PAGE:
The Wilson Effect: ‘Why Not You?’

Russell Wilson doesn’t fit the profile.

But, then again, he never really has. And that’s never stopped him from proving people wrong either.

Wilson, a 5-foot-11 NFL quarterback, played the part of David when he was compared to future NFL Hall of Fame quarterback Peyton Manning (6-foot-6) when “experts” broke down the matchup between the Seattle Seahawks and the Denver Broncos prior to Super Bowl XLVIII on Feb. 2, 2014 at Met Life Stadium.

While “Goliath” couldn’t seem to do anything right against the Seahawks, Wilson was steady, just made plays he was asked to make and he left the game with the Seahawks leading 43-8.

Third-round draft picks aren’t supposed to quarterback their team to an NFL title, much less in their second season. Especially 5-foot-11 quarterbacks.

Wilson isn’t your average young man. He doesn’t have your average-sized heart. He also doesn’t listen to doubters.

How, with so many people seemingly against you, can you overcome and do what he did up to this point in his career? He kept remembering what his late father told him repeatedly when he was growing up.

Wilson shared what Harry Wilson, his dad, told him constantly with reporters after winning the Super Bowl.

“He used to always tell me, ‘Russ, why not you?’ And what that meant was believe in yourself, believe in the talent God has given you even though you are 5-foot-11, and you can go a long ways,” Wilson said. “That’s why I decided to play football, and I wanted to go against the odds a little bit.”

He blocked out the negative noise that seemed to follow him since he was a young man growing up in Richmond, Va.

He heard it when he was in high school. He heard it when he was at N.C. State and Wisconsin. He heard it when he chose to pursue the NFL instead of Major League Baseball.

My daughter Haleigh with Russell Wilson during his NC State days.

The good news? He never listened to that noise and focused on the simple words his dad engrained in his mind. It has to be somebody, why not you?

“Harry planted a dream in Russell’s mind,” Ben Wilson, Harry’s brother, told the Washington Post. “And now we’re all watching it come to fruition.”

Because Wilson’s dad knew his son would be questioned about his height, talent, skillset; Harry pounded a positive message that he was good enough into his son’s mind at any early age.

Russell Wilson grew up hearing his father talk to him constantly about being great at whatever he was doing. He told him if you are average, you are as close to the top as the bottom, so why not be great?

When the Baltimore Orioles drafted Wilson out of high school to play second base, they offered him a $1 million contract. Russell thought about it and listened to his father again.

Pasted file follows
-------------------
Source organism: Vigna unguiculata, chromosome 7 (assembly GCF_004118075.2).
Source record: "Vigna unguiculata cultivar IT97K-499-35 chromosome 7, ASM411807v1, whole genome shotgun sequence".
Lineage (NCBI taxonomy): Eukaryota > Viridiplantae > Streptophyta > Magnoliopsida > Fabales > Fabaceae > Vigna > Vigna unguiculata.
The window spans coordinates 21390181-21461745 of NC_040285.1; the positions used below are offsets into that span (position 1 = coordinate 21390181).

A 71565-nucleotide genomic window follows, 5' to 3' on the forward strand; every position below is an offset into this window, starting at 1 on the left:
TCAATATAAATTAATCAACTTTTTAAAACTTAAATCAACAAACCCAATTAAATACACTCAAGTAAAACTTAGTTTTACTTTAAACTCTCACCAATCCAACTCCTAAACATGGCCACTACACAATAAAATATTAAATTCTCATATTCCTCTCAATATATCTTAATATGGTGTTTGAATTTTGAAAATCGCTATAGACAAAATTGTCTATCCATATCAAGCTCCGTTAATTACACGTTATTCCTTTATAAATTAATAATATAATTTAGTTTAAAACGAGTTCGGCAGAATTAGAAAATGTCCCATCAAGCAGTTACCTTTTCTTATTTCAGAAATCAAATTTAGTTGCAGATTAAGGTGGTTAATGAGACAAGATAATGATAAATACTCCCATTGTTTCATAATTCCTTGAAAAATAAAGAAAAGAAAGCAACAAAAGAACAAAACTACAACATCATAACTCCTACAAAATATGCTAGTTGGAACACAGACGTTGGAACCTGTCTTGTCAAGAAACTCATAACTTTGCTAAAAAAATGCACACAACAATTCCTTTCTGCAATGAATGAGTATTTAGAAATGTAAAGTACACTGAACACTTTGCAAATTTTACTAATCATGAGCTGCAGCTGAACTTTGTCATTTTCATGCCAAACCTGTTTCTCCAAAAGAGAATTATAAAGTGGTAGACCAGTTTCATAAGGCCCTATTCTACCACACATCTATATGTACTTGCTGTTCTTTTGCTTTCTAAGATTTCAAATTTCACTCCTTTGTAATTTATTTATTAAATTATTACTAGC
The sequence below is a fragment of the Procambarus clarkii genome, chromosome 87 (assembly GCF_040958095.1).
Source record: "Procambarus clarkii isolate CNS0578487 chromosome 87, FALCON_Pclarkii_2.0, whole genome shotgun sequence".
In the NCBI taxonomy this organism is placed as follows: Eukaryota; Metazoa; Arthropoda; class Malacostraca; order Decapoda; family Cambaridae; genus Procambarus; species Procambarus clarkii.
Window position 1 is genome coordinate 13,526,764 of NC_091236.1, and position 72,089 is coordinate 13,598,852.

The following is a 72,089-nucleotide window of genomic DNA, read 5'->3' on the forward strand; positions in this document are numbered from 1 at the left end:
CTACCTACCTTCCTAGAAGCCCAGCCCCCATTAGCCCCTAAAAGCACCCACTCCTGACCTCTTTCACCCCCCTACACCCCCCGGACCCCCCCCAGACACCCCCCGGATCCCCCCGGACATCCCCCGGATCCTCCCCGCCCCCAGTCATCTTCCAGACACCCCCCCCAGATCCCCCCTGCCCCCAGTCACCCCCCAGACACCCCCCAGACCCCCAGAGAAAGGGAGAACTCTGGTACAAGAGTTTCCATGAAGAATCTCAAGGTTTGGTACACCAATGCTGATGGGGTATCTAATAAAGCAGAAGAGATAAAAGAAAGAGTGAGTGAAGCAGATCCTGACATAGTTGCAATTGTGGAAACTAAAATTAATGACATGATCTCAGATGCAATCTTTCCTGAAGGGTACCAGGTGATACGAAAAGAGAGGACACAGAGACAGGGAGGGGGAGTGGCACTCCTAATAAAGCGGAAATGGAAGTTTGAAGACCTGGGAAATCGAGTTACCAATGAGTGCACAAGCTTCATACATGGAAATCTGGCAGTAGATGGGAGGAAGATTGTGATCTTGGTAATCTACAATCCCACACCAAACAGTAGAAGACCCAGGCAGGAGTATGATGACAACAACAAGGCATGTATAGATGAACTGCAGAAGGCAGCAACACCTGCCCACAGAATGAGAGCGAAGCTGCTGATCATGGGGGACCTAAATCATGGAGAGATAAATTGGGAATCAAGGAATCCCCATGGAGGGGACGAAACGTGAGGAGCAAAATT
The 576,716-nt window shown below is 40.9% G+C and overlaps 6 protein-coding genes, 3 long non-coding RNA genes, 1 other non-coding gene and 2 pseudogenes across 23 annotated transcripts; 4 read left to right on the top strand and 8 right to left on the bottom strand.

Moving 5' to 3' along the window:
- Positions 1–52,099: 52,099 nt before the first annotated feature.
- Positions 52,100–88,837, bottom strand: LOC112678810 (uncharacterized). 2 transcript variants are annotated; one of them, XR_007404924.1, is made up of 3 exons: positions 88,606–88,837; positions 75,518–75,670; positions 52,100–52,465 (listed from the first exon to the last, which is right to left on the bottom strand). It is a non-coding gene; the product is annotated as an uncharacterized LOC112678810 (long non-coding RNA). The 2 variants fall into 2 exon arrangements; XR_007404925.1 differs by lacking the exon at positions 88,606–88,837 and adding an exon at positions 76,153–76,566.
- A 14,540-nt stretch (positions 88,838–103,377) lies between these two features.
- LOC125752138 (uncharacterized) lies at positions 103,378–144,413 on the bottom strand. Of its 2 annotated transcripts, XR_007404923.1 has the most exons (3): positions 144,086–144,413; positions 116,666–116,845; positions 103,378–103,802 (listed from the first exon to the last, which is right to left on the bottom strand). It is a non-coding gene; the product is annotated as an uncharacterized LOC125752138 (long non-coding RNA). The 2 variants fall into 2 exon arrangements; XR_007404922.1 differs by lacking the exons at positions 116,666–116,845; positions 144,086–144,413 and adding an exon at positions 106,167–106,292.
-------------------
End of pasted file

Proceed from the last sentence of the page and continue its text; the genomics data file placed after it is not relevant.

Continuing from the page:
Harry, the son of educators, wanted Russell to go to college, play football and baseball and graduate! He told him pro sports could wait for him to finish school. Harry, who died on June 9, 2010 at age 55 from complications caused by adult-onset diabetes, told his son that GREATER opportunities – way bigger than a million-dollar bonus – could be possible down the road. Russell learned about delayed gratification from his father.

He played for three seasons at N.C. State, but still had the baseball bug. He told the football coaches he would not be at spring practice. The Wolfpack coaches didn’t like this, and both parties decided to part ways.

Wilson had earned his degree in three years, and was free to transfer and play immediately. He landed at Wisconsin, played baseball for the Class A Asheville Tourists, but quit baseball after hitting .228 with three home runs and 15 stolen bases. He repaid most of his signing bonus and focused on football.

He won a Big Ten title and played in the Rose Bowl with the Badgers, but people still doubted he could play quarterback in the NFL.

“I decided: What do I want to do with the rest of my life?” Wilson told the Washington Post. “I had this passion, I had this fire to play the game of football. And I knew that I could do it.”

Wilson went to the 2012 NFL Scouting Combine where most scouts labeled him a risk because of his 5-foot-11 frame. It didn’t help that Stanford’s Andrew Luck, Baylor’s Robert Griffin III and Texas A&M’s Ryan Tannehill were quarterbacks available in that draft. He’s also the first quarterback of the 2012 draft class to win a Super Bowl.

The 75th pick in the third round of the 2012 NFL draft, Super Bowl champ and a 28-9 record as a starter in a league most thought he couldn’t play in? Not a bad two-year run!

“So many people told me I couldn’t, and to be here now proves that to all the kids that you can,” Wilson said the week of the Super Bowl. “You can do whatever you want to do.”

When you think of what a Super Bowl champion quarterback looks like, are you thinking of names like Brady, Manning, Favre, Aikman, Roethlisberger, Montana, Elway, Bradshaw and Namath?

You can add Russell Wilson to that list. He’s a Super Bowl winner because he was brave enough to believe he could do it. He’s a Super Bowl champ because his father told him it could happen if he wanted it bad enough.

There’s way more to Russell Wilson than athletics. He’s going to be remembered more for the charity work he does in Seattle and beyond. He will be remembered as a man far more than he will for games he wins or loses.

His goal is to leave a legacy that was passed down from his father and from his father’s father. One day, Russell will pass it on to his children too.

It will likely involve words like this: “Why not you?”

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